Mac Engel

Dear Cincy: Don’t forget how far Andy Dalton has brought you

Cincinnati quarterback Andy Dalton, stretching before a game against the Browns in December, has guided the Bengals to four straight playoff appearances but his future with the team is in question.
Cincinnati quarterback Andy Dalton, stretching before a game against the Browns in December, has guided the Bengals to four straight playoff appearances but his future with the team is in question. AP

Dear Cincinnati,

The word floating from the Queen City down the Ohio via the Trinity River to the Stockyards and here in Fort Worth is that you have grown tired of your starting quarterback of the Bengals.

In any other circumstance, we would not give a bleep about a Bengals quarterback but, in the particular case of the Andy Dalton, a large number of us down here have a vested interest in his career.

Having been born at Cincinnati Children’s Hospital and for years claiming the Bengals as my own, do not take this man for granted as a player or a human being. Remember where you were before Andy Dalton arrived to your awful, horrible, wretched, bad-joke franchise.

These days, our favorite former TCU quarterback who led the Horned Frogs to their greatest glory in the modern era is in the Cincy Sports Pit of Shame because of his playoff record.

He is also back in Fort Worth, where he and his family reside in the off-season, and preparing for his annual charity event Wednesday at Joe T. Garcia’s.

The event is open to the public. It raises money for Cook Children’s hospital, and specifically, a room at the hospital where kids can play with electronics while they receive treatment for some truly scary stuff. He also has a charity in Cincinnati.

Andy may be bland in interviews, but this man is everything we say we want in our high-profile athletes. He produces, and then, we absolutely destroy him for not winning every big game every single time.

“Yeah, there needs to be patience, but we are in a league where you have to win now and ‘What have you done for me lately?’” Dalton said in a recent phone interview. “I understand that. You get compared to guys who have been in the league for 10 years and playing the best football. You can look at [Drew] Brees or [Peyton] Manning and some of those guys — it takes a while.”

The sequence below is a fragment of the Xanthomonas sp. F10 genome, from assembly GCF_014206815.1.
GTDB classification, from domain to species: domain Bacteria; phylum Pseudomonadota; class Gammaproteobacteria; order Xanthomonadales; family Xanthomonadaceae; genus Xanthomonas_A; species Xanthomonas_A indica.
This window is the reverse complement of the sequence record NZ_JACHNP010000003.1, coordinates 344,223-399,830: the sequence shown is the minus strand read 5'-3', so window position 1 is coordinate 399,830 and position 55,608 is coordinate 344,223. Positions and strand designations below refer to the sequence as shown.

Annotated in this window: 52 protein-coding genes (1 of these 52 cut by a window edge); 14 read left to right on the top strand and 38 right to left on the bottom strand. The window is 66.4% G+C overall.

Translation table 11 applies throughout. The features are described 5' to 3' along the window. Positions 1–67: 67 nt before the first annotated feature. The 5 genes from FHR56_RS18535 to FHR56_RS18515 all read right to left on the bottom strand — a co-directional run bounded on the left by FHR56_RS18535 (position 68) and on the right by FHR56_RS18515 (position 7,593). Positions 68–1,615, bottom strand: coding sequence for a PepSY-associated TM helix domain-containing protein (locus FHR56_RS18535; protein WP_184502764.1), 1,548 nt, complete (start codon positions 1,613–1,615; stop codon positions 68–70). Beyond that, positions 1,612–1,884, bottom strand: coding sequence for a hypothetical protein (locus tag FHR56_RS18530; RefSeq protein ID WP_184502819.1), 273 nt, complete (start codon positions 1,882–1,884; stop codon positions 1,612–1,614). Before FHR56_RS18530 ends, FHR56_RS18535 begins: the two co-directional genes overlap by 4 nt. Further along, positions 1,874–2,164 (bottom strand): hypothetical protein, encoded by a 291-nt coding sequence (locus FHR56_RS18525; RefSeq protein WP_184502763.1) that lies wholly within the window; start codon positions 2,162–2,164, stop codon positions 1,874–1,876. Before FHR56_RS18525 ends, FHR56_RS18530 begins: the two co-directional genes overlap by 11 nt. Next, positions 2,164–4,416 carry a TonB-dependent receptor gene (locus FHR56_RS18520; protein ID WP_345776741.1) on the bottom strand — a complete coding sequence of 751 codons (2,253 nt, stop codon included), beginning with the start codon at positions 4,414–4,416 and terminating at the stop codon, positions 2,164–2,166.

No, Andy Dalton did not just compare himself to Drew Brees or Peyton Manning, other than to say it takes time for even the best and most celebrated.

Dalton has not been perfect, but no man has done more for this team than he has. No, he’s not Bengals Super Bowl QB Boomer Esiason and he is not Ken Anderson — who should be in the Pro Football Hall of Fame — but Dalton has legitimized your franchise by being Andy Dalton. He helped raise expectations for a franchise that previously had zero.

It is not Dalton’s fault the man who owns and operates his team is the single cheapest owner in all of professional sports. Now that Donald Sterling has been kicked from his perch in the basement in the NBA, Mike Brown rivals Dan Snyder as the worst. The too bad part is that, by all accounts, Brown is a decent, congenial man who is simply rooted in antiquated and cheap ways to run a team.

That is not Andy Dalton’s fault.

Dalton is 40-23-1 in his career as a starter with the Bengals, and led this team to four consecutive playoff appearances, and three straight double-digit win seasons.

To put that in perspective, before Dalton arrived in 2011, the Bengals had been open for business since 1968 and never made four straight playoff appearances. Before Dalton arrived, this team had never won 10 or more games in three straight years.

The Bengals have put a good team around him, and he is in a brutal division that features the Steelers and Ravens, but at 27, he still has time to grow before he hits his ceiling.

“People look at the negative stuff — that I haven’t done this or that,” he said. “They don’t look at the stuff that we have done, or few have since we got there. But that’s how it is today, and I understand that. You can play it however you want.”

Dalton’s contract is such that the team can cut him at minimal cost after this season, and if the Bengals don’t win a playoff game, even a patient man like Brown might hit the dump button. There is a belief around the Bengals that they are good enough to be better than what they are, and the quarterback gets the blame.

I am not blind — he has to be better. In his four playoff games, he has one touchdown and six interceptions. He has to be more of a vertical threat, and with receiver A.J. Green, there is no reason not to have better numbers. It may not be in there, but to give up on him now after all that he is done is dumb.

I am also not (that) dumb — this team was an embarrassment before Dalton arrived. It’s not a coincidence that the team has improved since he took over.

No, he’s not Tom Brady, but who is?

Cincy, before you cut Andy Dalton and hate him for what he isn’t, remember what the Bengals were before he came to your town.


Mac Engel

Fort Worth, Texas

TCU class of ’98

Listen to Mac Engel every Tuesday and Thursday on Shan & RJ from 5:30-10 a.m. on 105.3 The Fan.

Mac Engel, 817-390-7697

Twitter: @macengelprof and The Big Mac Blog

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